1) Electricity Capacity and Generation Are Not the Same

Like most pro-renewables reports, the report talks about the large increase in installed ‘renewable energy capacity’ and equates this to coal and other fossil-fuel power. Capacity to deliver is not the same as ability to deliver. Solar and wind power typically operate at 25% to 33% of their potential and of course at night or in still conditions deliver 0%. Coal, gas and nuclear machines can generate electricity 24/7.

2) The Cost of Renewables Is Not In Freefall

Renewables don’t operate in a real market where the prices are set by a buyer and seller coming to an agreement. In the renewables ‘market’ governments step in, subsidise or even directly pay to build new wind and solar, guarantee to buy their output or use ‘emissions policy’ to force cheaper energy sources like coal to close. If they are so cheap then why is electricity getting more expensive all over the world?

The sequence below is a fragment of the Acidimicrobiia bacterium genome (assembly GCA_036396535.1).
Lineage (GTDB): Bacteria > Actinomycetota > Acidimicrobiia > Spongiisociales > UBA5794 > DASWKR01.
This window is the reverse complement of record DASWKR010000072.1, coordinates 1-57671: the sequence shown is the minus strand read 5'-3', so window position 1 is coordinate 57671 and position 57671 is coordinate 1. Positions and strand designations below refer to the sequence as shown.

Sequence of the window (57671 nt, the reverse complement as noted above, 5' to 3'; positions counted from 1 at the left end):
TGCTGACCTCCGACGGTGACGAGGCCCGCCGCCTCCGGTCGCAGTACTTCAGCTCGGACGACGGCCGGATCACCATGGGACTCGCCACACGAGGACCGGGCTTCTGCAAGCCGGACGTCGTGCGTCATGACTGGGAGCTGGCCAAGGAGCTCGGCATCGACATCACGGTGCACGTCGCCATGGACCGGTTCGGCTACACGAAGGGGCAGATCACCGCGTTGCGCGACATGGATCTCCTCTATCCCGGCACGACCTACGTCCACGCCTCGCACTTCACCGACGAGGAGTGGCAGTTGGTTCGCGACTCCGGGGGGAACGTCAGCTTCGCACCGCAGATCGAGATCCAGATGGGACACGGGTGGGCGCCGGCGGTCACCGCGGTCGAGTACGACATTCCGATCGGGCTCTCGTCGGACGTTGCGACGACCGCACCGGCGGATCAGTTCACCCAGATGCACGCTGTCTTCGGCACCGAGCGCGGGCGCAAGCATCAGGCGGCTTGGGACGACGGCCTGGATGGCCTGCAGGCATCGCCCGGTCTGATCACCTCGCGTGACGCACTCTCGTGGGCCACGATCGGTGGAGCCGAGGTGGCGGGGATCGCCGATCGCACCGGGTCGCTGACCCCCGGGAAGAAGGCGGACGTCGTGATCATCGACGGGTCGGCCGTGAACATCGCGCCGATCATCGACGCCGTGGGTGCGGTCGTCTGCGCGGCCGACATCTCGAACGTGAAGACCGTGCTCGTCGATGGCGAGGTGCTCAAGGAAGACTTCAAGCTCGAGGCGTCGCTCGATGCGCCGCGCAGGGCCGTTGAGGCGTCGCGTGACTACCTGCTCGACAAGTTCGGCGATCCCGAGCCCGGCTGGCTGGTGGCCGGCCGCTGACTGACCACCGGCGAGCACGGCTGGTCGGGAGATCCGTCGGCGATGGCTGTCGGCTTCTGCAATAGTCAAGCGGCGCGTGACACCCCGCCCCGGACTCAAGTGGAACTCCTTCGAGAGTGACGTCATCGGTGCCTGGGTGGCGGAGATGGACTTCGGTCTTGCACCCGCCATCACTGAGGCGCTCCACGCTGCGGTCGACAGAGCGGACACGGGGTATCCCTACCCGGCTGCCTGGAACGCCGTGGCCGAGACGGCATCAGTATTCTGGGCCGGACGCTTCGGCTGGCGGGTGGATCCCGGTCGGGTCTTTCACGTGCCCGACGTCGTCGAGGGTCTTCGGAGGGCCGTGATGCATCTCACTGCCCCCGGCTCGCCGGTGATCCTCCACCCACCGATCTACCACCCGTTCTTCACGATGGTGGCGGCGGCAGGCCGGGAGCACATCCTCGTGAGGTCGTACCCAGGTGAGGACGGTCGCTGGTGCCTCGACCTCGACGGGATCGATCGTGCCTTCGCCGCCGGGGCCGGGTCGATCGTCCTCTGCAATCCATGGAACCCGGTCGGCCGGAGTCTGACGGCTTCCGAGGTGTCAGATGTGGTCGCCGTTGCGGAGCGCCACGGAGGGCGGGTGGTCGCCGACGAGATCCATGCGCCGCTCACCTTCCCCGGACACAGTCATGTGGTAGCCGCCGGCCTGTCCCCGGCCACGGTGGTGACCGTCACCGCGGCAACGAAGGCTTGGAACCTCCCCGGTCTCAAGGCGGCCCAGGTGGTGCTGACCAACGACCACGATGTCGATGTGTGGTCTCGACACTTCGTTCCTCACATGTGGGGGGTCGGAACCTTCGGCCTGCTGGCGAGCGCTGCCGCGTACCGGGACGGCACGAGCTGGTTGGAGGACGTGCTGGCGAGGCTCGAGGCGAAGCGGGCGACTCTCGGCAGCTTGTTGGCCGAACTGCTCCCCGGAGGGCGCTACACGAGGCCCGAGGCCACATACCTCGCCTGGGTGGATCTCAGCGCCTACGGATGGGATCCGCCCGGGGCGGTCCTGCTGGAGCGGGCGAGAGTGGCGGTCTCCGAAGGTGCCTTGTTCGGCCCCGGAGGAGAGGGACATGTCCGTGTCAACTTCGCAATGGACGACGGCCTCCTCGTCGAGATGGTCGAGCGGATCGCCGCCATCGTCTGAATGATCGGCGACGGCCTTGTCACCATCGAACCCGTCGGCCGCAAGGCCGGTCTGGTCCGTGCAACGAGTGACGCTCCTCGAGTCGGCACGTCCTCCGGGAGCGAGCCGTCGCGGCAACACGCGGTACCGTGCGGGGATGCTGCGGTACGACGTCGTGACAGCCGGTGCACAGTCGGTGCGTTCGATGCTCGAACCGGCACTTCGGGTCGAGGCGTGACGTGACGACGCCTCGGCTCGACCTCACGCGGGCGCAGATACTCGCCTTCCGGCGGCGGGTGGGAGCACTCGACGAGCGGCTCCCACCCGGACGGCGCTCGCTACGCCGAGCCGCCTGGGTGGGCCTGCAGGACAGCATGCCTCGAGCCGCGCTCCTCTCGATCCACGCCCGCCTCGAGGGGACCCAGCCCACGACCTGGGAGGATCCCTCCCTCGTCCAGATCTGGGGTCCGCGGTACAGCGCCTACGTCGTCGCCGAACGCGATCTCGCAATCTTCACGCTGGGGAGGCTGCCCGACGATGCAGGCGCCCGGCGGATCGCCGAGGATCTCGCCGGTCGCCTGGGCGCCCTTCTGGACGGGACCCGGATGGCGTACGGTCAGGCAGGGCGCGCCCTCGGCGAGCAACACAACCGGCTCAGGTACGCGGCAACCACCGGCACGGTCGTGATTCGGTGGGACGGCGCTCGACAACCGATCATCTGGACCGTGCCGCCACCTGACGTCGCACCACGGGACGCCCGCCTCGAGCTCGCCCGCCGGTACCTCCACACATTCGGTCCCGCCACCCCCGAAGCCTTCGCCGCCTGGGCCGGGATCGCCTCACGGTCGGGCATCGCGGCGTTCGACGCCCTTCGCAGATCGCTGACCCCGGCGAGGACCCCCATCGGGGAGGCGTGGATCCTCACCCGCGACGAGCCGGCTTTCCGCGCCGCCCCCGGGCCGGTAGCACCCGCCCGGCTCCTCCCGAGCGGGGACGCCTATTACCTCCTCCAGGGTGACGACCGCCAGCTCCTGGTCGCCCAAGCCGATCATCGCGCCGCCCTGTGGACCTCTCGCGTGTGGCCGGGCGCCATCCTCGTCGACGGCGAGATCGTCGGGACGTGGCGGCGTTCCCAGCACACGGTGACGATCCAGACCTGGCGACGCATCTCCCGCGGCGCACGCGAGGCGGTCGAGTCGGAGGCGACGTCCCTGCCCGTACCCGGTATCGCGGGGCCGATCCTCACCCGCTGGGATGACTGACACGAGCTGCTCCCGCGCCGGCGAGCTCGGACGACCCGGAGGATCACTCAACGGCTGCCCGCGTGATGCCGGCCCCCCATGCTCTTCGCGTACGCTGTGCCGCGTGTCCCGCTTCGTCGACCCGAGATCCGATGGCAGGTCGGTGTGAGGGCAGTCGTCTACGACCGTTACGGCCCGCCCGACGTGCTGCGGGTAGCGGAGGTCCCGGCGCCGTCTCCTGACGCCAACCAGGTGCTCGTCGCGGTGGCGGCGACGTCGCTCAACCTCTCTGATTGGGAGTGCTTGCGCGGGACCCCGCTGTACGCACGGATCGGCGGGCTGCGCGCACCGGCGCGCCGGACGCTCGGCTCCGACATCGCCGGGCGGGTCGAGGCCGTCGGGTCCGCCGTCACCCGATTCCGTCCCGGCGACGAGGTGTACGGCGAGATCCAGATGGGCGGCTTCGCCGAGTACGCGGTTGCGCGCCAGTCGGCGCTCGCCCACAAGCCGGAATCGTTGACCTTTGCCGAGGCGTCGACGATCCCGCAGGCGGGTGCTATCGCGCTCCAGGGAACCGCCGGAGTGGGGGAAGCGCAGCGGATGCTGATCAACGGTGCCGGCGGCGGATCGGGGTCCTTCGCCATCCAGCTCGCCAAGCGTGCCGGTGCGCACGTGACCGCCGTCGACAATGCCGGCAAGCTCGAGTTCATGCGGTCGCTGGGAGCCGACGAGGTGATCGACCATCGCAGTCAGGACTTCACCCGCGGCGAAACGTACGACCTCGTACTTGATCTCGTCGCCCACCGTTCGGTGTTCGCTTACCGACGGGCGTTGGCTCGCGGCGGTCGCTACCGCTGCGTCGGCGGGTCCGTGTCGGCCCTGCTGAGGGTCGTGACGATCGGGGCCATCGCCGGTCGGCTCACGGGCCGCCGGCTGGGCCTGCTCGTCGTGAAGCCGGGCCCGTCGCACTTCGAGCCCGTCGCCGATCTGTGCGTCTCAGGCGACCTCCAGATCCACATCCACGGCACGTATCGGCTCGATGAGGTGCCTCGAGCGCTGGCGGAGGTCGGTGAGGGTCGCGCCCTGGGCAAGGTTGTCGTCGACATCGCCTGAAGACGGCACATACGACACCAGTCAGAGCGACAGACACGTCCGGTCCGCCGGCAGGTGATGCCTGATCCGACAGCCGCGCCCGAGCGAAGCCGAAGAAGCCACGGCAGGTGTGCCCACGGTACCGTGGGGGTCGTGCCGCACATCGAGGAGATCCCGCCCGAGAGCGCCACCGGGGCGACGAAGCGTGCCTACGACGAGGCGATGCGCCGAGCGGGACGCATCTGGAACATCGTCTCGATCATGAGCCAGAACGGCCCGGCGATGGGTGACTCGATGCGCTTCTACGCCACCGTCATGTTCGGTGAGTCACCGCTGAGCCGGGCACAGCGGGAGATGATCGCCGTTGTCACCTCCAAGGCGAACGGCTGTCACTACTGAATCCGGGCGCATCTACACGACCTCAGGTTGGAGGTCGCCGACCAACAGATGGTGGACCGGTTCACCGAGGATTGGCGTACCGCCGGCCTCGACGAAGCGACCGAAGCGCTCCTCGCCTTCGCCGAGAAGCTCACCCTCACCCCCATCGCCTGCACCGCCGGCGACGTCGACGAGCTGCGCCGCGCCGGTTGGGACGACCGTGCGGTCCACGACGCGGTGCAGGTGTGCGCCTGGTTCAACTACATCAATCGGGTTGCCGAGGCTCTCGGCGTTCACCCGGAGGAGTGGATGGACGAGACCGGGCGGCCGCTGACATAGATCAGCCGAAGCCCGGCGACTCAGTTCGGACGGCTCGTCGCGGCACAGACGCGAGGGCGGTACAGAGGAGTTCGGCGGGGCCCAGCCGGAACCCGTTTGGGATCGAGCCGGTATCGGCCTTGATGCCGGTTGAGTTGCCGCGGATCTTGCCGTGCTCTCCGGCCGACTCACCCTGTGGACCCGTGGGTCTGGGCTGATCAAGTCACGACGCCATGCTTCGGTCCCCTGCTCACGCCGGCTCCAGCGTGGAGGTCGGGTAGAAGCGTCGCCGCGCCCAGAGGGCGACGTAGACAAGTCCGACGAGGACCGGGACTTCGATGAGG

3) India is Not Ditching Coal for Renewables

Around 240 million people in India currently don’t have access to electricity and 840 million people burn oil, crop waste or other materials in open household ovens to cook their food. While the Government is doing everything it can to fix this problem including supporting new solar, wind and hydroelectric power, it also has 50 gigawatts of new coal (equal to about 33 Hazelwood’s) currently planned or under construction.

4) India is Not Ending Coal Imports

The Indian Government has promised to end coal imports only for its government-owned stations by 2018 (though this target keeps getting moved back). Its Energy Minister has openly acknowledged that this does not affect privately owned coal power stations like Adani’s.

5) Village Renewables Will Never Power a Modern Industrial Economy Like Coal, Gas and Nuclear

In October 2015, Scientific American published an article that exposed the truth behind the environmentalist fantasy of solar panels powering villages in poor communities. After living through it, villagers demanded “We want real electricity, not fake electricity.” If solar and wind don’t generate enough electricity to power a small rural village in a poor part of India, how can they fuel a modern industrial economy?